Through the Smoke
Truman Stanhope, Earl of Druridge and owner of the colliery in Creswell, in the coal-mining region on the northeastern coast of England, readily admits that he hated his adulterous wife but insists that he was not responsible for her death in the fire that destroyed his home two years ago (1838). Rachel McTavish, whose father was a miner who died from lung disease, might be able to help Truman find the murderer, but she must first set aside her animosity toward the man she blames for all the suffering in her community.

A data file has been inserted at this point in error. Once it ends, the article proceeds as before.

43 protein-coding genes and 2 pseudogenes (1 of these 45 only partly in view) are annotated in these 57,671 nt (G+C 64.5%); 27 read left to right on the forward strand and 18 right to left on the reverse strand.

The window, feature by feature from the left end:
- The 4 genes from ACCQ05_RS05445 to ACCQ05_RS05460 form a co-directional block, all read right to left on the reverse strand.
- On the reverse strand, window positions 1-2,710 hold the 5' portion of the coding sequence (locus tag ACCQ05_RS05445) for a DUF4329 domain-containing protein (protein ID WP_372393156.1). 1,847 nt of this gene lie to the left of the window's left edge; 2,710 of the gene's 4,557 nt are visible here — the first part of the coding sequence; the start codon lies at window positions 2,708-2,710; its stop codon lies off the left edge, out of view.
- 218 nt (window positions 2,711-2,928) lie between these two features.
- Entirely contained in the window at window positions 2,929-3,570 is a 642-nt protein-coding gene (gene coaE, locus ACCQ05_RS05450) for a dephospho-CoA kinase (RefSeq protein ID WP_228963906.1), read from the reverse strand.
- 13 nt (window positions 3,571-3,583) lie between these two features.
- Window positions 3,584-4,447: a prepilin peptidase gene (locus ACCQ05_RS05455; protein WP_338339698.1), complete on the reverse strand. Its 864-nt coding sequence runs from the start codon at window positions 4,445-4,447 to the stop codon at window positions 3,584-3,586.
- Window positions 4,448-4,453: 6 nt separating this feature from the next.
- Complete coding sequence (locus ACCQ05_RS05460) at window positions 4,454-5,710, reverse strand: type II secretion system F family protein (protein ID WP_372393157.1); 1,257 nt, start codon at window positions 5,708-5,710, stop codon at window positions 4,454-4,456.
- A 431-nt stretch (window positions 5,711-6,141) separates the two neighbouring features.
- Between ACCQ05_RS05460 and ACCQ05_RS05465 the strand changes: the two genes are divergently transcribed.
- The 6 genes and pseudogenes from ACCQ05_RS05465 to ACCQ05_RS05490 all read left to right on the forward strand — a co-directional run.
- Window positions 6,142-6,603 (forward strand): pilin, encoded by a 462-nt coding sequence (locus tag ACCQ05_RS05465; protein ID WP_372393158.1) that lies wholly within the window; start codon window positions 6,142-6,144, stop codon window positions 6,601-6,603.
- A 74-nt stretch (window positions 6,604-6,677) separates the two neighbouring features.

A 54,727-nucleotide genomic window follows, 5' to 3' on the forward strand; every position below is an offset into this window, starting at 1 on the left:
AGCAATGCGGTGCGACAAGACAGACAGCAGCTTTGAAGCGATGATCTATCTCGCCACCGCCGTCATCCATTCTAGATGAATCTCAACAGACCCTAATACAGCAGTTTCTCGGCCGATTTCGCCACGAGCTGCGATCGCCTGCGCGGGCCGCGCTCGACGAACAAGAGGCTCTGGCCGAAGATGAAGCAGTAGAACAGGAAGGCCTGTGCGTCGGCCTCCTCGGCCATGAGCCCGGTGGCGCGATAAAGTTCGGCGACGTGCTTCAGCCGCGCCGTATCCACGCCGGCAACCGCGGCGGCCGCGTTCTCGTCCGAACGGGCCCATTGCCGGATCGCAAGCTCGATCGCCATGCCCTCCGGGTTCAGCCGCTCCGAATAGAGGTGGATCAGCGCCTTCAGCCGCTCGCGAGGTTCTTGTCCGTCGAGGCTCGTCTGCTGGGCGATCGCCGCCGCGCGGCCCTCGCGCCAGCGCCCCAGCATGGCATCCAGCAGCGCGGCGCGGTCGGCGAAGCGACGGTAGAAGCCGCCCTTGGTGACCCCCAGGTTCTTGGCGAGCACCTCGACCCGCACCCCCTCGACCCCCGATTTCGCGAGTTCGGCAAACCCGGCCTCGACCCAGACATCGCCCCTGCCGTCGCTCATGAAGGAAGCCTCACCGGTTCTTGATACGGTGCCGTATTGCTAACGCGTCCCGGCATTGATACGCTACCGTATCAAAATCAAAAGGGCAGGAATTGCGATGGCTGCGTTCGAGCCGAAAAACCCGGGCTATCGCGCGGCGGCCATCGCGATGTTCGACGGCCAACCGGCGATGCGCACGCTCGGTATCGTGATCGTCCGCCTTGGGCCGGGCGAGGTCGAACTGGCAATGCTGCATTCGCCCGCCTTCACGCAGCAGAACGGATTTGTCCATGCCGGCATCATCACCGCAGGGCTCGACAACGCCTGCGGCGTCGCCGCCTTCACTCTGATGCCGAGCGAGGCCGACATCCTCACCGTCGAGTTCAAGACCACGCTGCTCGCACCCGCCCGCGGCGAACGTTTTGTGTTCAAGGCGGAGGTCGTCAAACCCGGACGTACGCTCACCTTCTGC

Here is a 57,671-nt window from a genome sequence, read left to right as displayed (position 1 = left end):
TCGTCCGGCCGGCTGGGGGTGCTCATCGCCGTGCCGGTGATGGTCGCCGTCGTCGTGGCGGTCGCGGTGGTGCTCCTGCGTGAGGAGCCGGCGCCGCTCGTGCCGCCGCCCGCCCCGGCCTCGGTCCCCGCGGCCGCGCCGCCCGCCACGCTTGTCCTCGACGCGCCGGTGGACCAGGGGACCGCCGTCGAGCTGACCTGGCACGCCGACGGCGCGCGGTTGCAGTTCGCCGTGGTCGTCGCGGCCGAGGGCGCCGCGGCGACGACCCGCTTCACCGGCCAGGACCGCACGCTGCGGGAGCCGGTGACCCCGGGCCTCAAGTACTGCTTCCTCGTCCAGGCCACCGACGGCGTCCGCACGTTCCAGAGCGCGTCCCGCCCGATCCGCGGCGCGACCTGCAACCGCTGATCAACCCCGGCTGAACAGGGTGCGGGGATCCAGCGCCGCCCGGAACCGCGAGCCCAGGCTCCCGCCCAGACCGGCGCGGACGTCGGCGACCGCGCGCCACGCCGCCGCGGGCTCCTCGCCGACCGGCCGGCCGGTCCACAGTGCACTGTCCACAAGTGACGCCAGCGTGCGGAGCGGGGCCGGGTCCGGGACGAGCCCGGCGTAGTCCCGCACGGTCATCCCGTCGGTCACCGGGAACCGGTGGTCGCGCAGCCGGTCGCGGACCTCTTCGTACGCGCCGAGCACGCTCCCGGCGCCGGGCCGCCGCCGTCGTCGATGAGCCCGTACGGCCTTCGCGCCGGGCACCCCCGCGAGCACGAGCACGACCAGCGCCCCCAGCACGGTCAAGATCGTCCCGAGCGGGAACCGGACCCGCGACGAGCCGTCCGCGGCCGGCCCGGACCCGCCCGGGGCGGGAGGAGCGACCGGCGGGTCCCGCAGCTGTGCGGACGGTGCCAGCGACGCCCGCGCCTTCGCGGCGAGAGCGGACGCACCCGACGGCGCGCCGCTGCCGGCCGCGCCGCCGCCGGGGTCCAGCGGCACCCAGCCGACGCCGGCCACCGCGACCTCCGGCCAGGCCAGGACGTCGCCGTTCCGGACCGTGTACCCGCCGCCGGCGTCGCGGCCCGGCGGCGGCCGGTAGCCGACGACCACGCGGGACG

Although it is not remarkable, in romances, for a nobleman to fall in love with a girl from a lower class, the social distance between an earl and a miner’s daughter is so vast that it should be impossible to bridge. Novak, however, succeeds at this feat. Rachel’s passion for books grants her an air of refinement unusual for her station while the shattering experiences of Truman’s life open him to new possibilities. The danger lurking in the background, the even-handed portrayal of the tensions between the miners and the management, and the depth and charm of the lead characters make this a thoroughly enjoyable historical romance.